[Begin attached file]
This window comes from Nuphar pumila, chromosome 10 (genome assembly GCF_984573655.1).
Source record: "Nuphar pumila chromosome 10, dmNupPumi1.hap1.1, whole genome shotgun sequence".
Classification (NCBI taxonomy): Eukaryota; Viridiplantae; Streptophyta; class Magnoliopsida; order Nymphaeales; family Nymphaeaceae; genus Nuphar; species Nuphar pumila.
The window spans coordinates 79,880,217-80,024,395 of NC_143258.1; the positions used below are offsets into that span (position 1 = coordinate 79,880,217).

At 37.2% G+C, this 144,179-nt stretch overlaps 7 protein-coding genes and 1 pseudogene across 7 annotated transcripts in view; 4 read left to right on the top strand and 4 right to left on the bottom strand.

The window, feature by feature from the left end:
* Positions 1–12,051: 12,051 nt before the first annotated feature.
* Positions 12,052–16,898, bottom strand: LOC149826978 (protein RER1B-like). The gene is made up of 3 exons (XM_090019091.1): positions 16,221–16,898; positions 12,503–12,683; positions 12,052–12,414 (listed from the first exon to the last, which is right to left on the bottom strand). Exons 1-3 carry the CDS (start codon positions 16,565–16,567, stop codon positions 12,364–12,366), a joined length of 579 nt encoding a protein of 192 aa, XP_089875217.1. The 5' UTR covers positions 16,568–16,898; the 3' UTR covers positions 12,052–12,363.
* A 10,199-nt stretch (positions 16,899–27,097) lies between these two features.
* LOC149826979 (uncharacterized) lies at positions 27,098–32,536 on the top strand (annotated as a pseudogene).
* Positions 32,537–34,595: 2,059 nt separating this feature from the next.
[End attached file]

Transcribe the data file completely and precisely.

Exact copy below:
This window comes from Nuphar pumila, chromosome 10 (genome assembly GCF_984573655.1).
Source record: "Nuphar pumila chromosome 10, dmNupPumi1.hap1.1, whole genome shotgun sequence".
Classification (NCBI taxonomy): Eukaryota; Viridiplantae; Streptophyta; class Magnoliopsida; order Nymphaeales; family Nymphaeaceae; genus Nuphar; species Nuphar pumila.
The window spans coordinates 79,880,217-80,024,395 of NC_143258.1; the positions used below are offsets into that span (position 1 = coordinate 79,880,217).

At 37.2% G+C, this 144,179-nt stretch overlaps 7 protein-coding genes and 1 pseudogene across 7 annotated transcripts in view; 4 read left to right on the top strand and 4 right to left on the bottom strand.

The window, feature by feature from the left end:
* Positions 1–12,051: 12,051 nt before the first annotated feature.
* Positions 12,052–16,898, bottom strand: LOC149826978 (protein RER1B-like). The gene is made up of 3 exons (XM_090019091.1): positions 16,221–16,898; positions 12,503–12,683; positions 12,052–12,414 (listed from the first exon to the last, which is right to left on the bottom strand). Exons 1-3 carry the CDS (start codon positions 16,565–16,567, stop codon positions 12,364–12,366), a joined length of 579 nt encoding a protein of 192 aa, XP_089875217.1. The 5' UTR covers positions 16,568–16,898; the 3' UTR covers positions 12,052–12,363.
* A 10,199-nt stretch (positions 16,899–27,097) lies between these two features.
* LOC149826979 (uncharacterized) lies at positions 27,098–32,536 on the top strand (annotated as a pseudogene).
* Positions 32,537–34,595: 2,059 nt separating this feature from the next.